Stephan Liozu: The global phenomenon Featured

7:01pm EDT February 29, 2012
Stephan Liozu: The global phenomenon

I watch the news every day and can only conclude that the world is experiencing an era of economic, social, political and sometimes existential turbulence. During periods of crisis and disruption, world politicians and institutional leaders spend a fair amount of time trying to identify their causes and promoting alternative roadmaps and policies. There is a lot of finger-pointing as a consequence of these introspections. This time around, globalization has generally been identified as a major cause of the world’s pains. The financial crisis, the increase in inequities, the polarization of the political parties, the strengthening of extremism, the damage to the environment and other pains of our time have been related one way or another to the globalization developments of the recent couple of decades.

For some, globalization is evil and works against the interest of the human species. While I agree that globalization has brought some pains and challenges to some categories of people and to some countries, in general the world and its inhabitants have benefited greatly from globalization and its implications. I am not saying that it’s a perfect system or that it’s not without its share of abuse, waste, and inequities.

A mindful and pragmatic approach is to embrace what has become inevitable in our lifetime: internationalization and globalization are not going to disappear. The globalization phenomenon will evolve and reinvent itself as cultures and people change, countries grow and evolve, institutions become more efficient, the system improves, and technology creates new possibilities.

Despite the current economic challenges and the state of misery described by many, there are strong indicators suggesting that globalization is permanently engrained in our way of life, is irreversible and can only grow in speed and intensity. This will create tremendous opportunities for regional businesses as global networks expand their webs. Look for the following indicators as opportunities to get involved.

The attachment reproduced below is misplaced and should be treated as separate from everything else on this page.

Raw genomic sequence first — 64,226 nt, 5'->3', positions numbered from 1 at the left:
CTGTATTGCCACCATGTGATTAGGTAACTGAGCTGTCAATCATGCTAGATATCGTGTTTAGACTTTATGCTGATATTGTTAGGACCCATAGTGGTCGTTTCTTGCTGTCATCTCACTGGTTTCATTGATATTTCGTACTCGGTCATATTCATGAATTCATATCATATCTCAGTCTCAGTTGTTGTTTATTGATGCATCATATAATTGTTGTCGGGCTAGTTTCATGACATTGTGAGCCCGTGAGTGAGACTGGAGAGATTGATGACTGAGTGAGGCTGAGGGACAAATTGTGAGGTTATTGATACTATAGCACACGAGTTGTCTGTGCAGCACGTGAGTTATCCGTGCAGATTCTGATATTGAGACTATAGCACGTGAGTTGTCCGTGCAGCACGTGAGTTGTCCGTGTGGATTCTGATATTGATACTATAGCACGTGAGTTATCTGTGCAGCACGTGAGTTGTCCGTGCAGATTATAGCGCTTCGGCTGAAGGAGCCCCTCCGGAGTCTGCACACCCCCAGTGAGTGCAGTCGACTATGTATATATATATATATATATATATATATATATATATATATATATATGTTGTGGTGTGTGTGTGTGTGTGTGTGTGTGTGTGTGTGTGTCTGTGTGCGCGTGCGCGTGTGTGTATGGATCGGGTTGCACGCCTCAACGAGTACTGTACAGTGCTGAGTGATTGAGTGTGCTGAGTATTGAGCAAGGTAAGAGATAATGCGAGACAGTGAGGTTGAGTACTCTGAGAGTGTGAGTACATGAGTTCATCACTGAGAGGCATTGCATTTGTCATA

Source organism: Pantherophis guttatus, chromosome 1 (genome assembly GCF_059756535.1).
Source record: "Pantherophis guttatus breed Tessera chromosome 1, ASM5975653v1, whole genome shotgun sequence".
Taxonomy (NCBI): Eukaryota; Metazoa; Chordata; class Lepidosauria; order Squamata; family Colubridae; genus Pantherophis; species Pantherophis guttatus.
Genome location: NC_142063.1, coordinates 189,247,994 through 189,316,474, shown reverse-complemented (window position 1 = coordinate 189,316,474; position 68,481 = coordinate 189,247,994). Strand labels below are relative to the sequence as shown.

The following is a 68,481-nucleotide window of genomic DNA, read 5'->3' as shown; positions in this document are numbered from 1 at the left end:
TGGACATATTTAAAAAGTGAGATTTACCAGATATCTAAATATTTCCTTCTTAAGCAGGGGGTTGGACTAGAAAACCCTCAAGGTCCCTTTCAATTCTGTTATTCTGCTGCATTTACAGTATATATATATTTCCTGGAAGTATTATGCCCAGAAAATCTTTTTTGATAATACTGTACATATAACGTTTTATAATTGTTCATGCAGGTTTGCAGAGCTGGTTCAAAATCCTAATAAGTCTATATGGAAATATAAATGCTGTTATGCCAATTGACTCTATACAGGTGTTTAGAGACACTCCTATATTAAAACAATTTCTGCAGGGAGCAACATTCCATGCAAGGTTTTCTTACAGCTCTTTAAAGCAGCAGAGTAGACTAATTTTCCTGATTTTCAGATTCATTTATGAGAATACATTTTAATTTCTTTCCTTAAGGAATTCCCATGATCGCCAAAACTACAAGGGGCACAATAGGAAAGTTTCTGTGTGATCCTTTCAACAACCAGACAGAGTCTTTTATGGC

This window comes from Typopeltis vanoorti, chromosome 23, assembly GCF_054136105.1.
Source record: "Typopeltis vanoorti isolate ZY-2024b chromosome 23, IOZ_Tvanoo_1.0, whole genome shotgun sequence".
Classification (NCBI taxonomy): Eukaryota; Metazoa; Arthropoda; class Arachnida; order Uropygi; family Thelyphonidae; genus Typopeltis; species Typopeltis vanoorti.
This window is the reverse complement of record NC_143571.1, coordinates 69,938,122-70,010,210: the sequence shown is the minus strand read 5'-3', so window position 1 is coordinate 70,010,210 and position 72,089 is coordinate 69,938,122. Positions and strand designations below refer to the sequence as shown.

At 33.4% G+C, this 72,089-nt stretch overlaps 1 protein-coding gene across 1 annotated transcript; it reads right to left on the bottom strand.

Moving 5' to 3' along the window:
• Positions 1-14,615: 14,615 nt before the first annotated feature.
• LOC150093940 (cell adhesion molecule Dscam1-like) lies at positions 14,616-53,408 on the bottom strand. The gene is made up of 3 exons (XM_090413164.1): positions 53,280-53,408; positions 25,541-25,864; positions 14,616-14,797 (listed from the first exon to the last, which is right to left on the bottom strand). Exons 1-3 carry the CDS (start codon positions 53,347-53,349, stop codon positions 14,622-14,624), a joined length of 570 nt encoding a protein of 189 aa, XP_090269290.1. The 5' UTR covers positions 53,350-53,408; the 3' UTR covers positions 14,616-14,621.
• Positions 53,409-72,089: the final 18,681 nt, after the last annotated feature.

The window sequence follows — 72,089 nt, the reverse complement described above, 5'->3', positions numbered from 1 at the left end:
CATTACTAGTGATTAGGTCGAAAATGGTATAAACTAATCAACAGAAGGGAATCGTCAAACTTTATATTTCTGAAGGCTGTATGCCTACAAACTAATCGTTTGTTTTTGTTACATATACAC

• There will be continued penetration of the already globalized sectors and industry: many industries, sectors, technologies have not yet fully penetrated the world scene as cultural and economical barriers are removed.
  • Look to start building your global network and projecting your products and service in the global arena. Join the regional international bodies and get involved in international activities.
  • Keep an eye out for incremental diversification from corporations seeking pockets of demand growth in emerging and developing markets. Growth opportunities will be pursued by accelerating geographical expansion and internationalization of marketing offerings.
  • You should study emerging market phenomenon, evaluate and select attractive targets and design unique strategies to internationalize your business offerings. The creation of new democracies on the world map will contribute to world growth and the internalization trend and will offer unique and rapid opportunities to these new economies.
  • Research economic treaties and investment opportunities post stabilization. Join regional economic delegation and representation on overseas trips and gain first-mover advantage.
  • Stay aware of the innovation power of the emerging countries and the movement from east to west, accelerating the penetration rate of new products and services. Emerging markets will play a stronger role over the coming decades in the field of innovation. You have to identify technical and innovation partnership opportunities with companies in emerging markets. Anticipate fast track emerging technologies that could threaten your business and join regional technology-related organizations to benchmark what others are learning.
  • Watch for the institutional development of countries and an increasing global stock of knowledge that is available to developing countries: tens of thousands of students from around the world are getting trained at Western universities every year and returning to their homeland to join institutions and businesses, create ventures and spread knowledge. The next generation of global leaders will be much more internationally focused and will more easily adopt the principles of globalization.
  • Hire local international students for internships and promote international exchanges with foreign subsidiaries. You also have to be willing to create an open and international culture.

Globalization is here to stay, is irreversible and will continue to evolve. It might take different forms and have different dynamics at each of its stages of mutation. How do you capture the tremendous potential the next wave of globalization will offer? How ready are you to develop your business model on the global scene?

Stephan Liozu is President & CEO of Ardex America Inc (www.ardex.com), an innovative and high-performance building-materials company located in Pittsburgh, Pa. He is also a PhD candidate in Management at Case Western Reserve University and can be reached at sliozu@case.edu.